Technology has become simpler to setup and use, and processes will simplify as well. The organizational cost focus has already afflicted IT departments, and the only manner that IT organizations survive is by providing a strategic edge to the business, like every other function within the company. As Paul summarized, “an IT organization that is very low in terms of innovation output, then by default, you have greater scrutiny of your IT budget”.

I think that IT Transformation this time has to focus upon the actual needs of the business – agility, simplicity, and cost. In addition, it has to deliver tangible value to the bottomline of the organization.

Share and Enjoy

  • Facebook
  • Twitter
  • Delicious
  • LinkedIn
  • StumbleUpon
  • Add to favorites
  • Email
  • RSS

Transformation and the future of the IT Organization – Part 1

Transformation is a buzzword within the industry, since it gets companies to spend large amounts of money. It is welcomed by some and feared by others, but this term is overused to a large extent. What does transformation mean to Information Technology (IT) organizations today?

Where we are

Today’s IT organization grew from automation of the industry, from within humble EDP departments that ran reports for management. This developed into MIS and the PC revolution kicked in. Automation and reliance upon computers for all tasks increased. While this increased worker productivity, investments in IT are now leading to diminishing returns.

Evolution of computing technology

Moore’s Law has had its relentless impact upon the technology industry, driving up performance of computers while driving down costs. Enterprise applications such as Email, ERP, and complex client-server applications were implemented by IT to demonstrate value. In the face of resistance from the business to maintain IT spending during recent downturns, there has been a push to establish metrics to demonstrate the efficacy of the IT organization. We are at a tipping point where personnel costs exceed capital costs, drawing greater scrutiny to the productivity of IT staff. However, each of these “transformations” within the IT organization has not affected how users worked, or their perception of IT.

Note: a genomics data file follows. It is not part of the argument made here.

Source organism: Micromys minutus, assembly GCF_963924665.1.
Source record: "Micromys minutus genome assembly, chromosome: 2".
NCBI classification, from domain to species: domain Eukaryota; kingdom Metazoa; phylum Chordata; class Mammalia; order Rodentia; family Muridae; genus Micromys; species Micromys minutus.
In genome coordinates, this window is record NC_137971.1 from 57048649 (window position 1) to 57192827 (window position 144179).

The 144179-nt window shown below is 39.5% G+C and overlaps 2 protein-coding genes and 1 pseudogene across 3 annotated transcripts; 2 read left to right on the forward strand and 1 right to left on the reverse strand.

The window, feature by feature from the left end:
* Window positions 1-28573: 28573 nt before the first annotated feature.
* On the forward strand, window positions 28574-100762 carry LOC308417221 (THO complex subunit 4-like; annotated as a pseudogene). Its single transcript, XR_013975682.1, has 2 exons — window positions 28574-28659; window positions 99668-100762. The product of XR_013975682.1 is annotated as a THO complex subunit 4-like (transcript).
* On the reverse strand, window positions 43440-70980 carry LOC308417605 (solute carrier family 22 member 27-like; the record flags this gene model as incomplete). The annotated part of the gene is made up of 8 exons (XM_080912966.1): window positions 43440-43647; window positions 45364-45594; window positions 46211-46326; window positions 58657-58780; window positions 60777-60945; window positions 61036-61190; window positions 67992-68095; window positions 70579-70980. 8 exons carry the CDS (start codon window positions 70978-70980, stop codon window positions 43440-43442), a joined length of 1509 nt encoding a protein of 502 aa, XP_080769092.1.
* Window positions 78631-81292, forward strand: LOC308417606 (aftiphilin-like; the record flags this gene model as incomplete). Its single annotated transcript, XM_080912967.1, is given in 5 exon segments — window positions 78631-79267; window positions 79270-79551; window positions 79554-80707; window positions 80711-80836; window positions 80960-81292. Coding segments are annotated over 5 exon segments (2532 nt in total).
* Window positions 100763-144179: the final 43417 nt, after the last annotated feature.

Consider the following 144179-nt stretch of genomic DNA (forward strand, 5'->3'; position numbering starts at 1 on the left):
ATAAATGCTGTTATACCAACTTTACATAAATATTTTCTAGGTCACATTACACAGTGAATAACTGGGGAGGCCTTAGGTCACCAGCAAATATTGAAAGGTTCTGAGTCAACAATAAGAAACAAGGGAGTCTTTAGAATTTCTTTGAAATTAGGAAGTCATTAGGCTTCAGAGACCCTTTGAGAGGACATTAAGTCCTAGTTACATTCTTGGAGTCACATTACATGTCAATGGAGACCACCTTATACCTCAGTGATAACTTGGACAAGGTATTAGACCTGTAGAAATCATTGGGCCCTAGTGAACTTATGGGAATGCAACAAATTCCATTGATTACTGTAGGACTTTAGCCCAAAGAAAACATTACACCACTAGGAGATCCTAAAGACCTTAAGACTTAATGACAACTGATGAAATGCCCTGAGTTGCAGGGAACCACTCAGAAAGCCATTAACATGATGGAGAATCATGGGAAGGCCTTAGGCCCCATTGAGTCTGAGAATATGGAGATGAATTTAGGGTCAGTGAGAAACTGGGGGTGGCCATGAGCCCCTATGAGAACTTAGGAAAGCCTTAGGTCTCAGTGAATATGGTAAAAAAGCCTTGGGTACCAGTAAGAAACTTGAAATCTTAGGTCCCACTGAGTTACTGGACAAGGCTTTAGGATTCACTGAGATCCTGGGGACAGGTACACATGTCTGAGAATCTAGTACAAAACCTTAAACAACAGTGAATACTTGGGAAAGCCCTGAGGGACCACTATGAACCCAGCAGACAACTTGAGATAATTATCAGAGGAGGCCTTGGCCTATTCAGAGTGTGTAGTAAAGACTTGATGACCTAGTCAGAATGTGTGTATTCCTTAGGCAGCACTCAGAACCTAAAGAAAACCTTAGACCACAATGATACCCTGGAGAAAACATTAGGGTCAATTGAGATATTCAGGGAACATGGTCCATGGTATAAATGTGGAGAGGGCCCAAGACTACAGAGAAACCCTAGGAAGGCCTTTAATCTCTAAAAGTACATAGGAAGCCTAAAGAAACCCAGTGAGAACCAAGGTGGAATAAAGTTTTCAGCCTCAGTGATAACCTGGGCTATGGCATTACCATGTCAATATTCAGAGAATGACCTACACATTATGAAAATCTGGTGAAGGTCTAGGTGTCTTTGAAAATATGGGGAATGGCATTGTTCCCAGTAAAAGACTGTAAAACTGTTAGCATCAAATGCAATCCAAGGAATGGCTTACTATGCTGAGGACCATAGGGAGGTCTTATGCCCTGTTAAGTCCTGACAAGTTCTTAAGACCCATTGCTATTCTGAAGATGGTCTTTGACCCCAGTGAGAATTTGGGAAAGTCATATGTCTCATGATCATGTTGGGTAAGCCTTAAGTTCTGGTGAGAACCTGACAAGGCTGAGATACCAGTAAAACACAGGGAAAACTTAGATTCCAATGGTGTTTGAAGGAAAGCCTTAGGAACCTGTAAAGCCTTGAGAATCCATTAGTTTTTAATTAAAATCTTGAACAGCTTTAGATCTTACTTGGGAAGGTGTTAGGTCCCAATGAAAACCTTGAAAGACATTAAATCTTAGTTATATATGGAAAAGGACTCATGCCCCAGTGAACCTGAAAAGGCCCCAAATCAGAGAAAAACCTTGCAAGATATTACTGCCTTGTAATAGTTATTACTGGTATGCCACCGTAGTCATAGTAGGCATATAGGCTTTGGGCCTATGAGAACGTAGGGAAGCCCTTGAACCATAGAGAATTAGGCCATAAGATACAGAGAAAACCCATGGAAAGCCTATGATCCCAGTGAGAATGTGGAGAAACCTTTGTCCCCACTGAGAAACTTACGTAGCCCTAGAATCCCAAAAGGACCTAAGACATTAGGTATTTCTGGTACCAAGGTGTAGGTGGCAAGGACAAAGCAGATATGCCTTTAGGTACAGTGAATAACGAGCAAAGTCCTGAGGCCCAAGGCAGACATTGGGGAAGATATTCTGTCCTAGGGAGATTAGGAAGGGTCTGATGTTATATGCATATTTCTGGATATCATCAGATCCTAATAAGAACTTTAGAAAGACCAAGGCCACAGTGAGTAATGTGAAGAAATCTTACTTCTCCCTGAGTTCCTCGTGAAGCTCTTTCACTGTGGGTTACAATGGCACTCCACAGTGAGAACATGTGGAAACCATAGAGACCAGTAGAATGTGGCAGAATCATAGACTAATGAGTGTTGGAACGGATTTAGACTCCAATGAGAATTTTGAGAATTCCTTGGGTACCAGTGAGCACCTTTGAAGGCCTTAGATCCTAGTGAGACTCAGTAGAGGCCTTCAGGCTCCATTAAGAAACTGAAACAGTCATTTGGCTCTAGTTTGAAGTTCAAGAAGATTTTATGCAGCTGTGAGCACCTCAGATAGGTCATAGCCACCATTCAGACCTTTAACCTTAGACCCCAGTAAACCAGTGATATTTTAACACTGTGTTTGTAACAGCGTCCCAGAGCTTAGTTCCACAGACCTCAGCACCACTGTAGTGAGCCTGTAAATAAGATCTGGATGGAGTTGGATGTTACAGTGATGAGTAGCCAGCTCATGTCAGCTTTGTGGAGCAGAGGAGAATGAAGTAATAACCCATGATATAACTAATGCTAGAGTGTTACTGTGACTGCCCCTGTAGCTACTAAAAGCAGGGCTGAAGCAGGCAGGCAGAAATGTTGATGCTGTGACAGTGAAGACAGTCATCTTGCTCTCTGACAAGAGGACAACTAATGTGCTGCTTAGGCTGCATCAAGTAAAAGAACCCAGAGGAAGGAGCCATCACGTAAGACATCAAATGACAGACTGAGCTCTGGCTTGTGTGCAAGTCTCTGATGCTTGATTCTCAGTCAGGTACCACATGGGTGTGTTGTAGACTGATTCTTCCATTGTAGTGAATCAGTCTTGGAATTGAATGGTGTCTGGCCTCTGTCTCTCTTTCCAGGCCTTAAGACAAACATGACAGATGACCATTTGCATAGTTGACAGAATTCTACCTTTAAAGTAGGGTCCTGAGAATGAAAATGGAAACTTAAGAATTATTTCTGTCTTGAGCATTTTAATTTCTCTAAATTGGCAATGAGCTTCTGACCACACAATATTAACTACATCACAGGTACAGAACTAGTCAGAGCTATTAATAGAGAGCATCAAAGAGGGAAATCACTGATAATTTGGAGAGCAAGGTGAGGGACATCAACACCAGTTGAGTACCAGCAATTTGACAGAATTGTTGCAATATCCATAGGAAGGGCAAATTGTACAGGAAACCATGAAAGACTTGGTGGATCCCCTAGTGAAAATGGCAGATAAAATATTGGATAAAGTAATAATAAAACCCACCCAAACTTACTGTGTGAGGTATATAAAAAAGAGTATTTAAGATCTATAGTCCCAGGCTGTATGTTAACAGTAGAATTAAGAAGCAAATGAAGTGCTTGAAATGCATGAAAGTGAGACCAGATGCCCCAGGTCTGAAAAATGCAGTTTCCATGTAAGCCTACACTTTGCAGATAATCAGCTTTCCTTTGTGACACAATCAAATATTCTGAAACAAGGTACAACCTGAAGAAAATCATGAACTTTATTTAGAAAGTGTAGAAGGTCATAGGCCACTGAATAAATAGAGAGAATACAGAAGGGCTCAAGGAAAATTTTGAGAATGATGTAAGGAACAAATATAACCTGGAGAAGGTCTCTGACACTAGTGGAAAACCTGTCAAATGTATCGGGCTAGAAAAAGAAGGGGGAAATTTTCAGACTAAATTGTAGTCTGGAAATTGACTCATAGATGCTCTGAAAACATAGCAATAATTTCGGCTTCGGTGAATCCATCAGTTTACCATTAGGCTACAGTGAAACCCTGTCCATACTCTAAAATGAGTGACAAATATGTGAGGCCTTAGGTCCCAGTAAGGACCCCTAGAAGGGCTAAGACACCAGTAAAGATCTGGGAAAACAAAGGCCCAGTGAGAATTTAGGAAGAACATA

Some possibilities:

  1.  This was only a change, not transformation.
  2. If it was a real transformation, it did not help the business much. IT was focused on providing a technology solution that improved efficiency, but also needs to be effective.
  3. IT tracks its own KPIs; it does not track the business KPIs, or how it moves the needle on them.
  4. IT is slowly losing credibility with the business.

What has changed now?

  1. IT is increasingly perceived as a barrier than an enabler due to its slow pace.
  2. The business is getting more technology savvy, thanks to the evolution of consumer focused technologies and products.
  3. SaaS offerings are point solutions that the business can easily implement without IT, and at a much lower cost. The phenomenon of “Rogue IT” is fairly recent, but its impact is already visible.
  4. The business realizes that agility is crucial for success in today’s environment. There are compelling economic reasons for businesses to be agile, as seen here.

These are some of the forces facing IT today. There is a pressing need for “real” transformation of the IT organization. How does the IT function transform, what will the future organization look like, and what will it need to do in order to provide value? We will hear industry leaders weigh in on this topic in my next post.

Share and Enjoy

  • Facebook
  • Twitter
  • Delicious
  • LinkedIn
  • StumbleUpon
  • Add to favorites
  • Email
  • RSS

What makes us successful in our career?